We may be on a journey toward a digital planet — but we’re all traveling at different speeds.
Short video about this article : http://bcove.me/nbmmm7et
As part of the Digital Transformation Project, we are proposing the implementation of a pre-ordering smartphone application for McDonalds Netherlands. On the base of our study conducted with university students living in Rotterdam, a pre-ordering application would be very well perceived at a fast-food chain like McDonald’s. Respondents indicated that, even they associated McDonald’s with quick service, they still had to wait up to 10 minutes for their food. The implementation of an app, that would take care of the ordering, as well as the payment in advance, would highly increase time-efficiency at the restaurants for consumers, as well as employees.
This digital transformation would go in line with McDOnald’s business model in terms of a reciprocal relationship since the implementation of a pre-ordering service would increase time-efficiency, which is a big part of McDonald’s business model. Being an IS Innovator (as they typically are one of the first companies to apply new technologies, as it was the case with NFC bank card payment), the prer-ordering app would moreover enable McDonald’s to secure its market leadership through fostering a relatively new type of innovation. Few companies in the industry have already applied such applications, however, more and more are joining the trend. In order to reassure its market position, McDonald’s should join the trend rather sooner than later.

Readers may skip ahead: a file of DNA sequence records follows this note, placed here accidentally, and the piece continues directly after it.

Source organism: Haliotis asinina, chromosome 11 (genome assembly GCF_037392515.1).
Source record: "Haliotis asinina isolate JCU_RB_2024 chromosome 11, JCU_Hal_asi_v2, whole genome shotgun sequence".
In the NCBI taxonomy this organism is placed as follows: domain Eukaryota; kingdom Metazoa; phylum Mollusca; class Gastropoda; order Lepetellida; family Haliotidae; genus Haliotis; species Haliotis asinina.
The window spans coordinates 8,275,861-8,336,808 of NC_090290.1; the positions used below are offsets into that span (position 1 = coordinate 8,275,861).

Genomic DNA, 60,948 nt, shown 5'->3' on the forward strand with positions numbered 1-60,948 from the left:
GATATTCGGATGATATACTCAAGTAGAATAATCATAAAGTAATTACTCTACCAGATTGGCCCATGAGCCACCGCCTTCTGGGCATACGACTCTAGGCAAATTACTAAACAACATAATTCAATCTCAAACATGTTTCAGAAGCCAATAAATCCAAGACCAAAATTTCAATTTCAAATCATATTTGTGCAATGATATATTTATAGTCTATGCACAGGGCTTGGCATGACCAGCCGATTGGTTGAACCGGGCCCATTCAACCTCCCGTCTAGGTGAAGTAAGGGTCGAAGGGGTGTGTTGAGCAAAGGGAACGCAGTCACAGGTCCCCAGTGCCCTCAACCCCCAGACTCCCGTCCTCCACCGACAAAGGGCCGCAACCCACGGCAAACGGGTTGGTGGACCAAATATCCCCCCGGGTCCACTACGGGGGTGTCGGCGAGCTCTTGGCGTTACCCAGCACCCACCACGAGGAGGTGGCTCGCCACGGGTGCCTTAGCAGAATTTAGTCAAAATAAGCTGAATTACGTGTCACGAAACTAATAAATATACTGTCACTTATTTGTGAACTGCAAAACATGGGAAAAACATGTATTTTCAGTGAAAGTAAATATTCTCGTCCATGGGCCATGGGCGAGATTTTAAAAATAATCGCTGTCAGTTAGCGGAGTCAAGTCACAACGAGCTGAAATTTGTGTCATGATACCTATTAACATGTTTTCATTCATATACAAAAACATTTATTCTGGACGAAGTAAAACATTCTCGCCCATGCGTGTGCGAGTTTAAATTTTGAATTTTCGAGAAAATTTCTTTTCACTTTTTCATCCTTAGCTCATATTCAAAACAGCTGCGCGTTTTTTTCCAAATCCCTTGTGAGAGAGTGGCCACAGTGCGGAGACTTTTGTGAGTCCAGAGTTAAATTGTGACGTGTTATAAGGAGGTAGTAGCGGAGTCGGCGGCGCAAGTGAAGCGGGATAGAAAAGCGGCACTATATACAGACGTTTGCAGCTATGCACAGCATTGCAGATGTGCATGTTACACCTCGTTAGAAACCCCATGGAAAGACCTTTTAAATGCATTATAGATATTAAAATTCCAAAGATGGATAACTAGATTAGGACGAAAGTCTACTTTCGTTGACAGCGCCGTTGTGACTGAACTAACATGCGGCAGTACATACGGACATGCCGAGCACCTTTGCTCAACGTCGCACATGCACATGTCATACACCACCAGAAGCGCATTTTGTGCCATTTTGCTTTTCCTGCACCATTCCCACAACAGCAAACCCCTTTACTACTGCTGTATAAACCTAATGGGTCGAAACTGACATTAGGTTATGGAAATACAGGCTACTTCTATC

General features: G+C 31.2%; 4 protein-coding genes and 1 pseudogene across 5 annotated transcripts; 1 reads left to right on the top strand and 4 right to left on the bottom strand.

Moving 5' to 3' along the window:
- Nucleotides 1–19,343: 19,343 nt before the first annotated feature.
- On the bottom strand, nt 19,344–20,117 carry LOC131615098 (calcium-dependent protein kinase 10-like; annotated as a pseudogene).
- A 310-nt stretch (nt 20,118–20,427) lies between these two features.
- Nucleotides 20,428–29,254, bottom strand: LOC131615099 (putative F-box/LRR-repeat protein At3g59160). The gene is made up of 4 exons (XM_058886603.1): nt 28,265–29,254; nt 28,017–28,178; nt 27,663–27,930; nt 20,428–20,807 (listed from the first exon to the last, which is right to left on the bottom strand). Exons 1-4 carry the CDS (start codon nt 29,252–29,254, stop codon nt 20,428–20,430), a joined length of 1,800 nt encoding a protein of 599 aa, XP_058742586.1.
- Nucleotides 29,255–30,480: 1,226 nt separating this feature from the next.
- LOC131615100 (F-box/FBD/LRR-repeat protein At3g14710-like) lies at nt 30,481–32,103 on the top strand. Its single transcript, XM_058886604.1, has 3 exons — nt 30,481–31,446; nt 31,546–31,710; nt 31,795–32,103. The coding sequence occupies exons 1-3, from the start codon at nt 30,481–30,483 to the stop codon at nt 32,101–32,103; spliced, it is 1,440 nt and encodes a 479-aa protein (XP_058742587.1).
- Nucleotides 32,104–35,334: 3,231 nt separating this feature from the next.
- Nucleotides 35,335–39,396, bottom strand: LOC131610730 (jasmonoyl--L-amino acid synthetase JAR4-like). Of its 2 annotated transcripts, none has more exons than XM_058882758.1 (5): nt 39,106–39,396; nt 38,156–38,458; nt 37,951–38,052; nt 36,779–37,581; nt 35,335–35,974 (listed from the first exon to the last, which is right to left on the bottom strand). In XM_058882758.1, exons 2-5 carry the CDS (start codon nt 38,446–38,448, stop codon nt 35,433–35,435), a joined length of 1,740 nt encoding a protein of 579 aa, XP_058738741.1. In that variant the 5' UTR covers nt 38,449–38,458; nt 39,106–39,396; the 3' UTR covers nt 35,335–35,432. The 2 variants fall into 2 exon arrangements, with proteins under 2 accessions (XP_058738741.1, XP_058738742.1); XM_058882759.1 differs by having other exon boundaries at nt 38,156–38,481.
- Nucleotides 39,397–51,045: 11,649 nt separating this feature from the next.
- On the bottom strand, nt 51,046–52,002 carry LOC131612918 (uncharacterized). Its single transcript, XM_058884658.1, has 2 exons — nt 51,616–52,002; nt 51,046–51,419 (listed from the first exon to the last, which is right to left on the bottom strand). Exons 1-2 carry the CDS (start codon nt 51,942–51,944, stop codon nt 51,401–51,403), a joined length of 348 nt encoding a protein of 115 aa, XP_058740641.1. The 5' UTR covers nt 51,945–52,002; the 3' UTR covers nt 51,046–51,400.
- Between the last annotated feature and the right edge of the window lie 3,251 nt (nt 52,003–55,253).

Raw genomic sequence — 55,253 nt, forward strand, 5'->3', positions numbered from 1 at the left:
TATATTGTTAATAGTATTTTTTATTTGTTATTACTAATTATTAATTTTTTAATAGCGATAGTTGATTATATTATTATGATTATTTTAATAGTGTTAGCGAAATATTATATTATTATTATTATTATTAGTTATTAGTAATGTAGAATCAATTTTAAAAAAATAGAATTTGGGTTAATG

The application is proposed for the Dutch market, where consumers are very much focused on time efficiencies and are very familiar with the use of smartphones, which leads to the assumption that the application will be accepted and anticipated by consumers. According to McDonald’s, the Dutch market furthermore shows great potential for growth, making it the ideal starting point for the introduction of such an application. The conducted survey confirmed these assumptions since a great majority of respondents indicated that they would make use of such an application if this would mean they would not have to wait for their ordered food.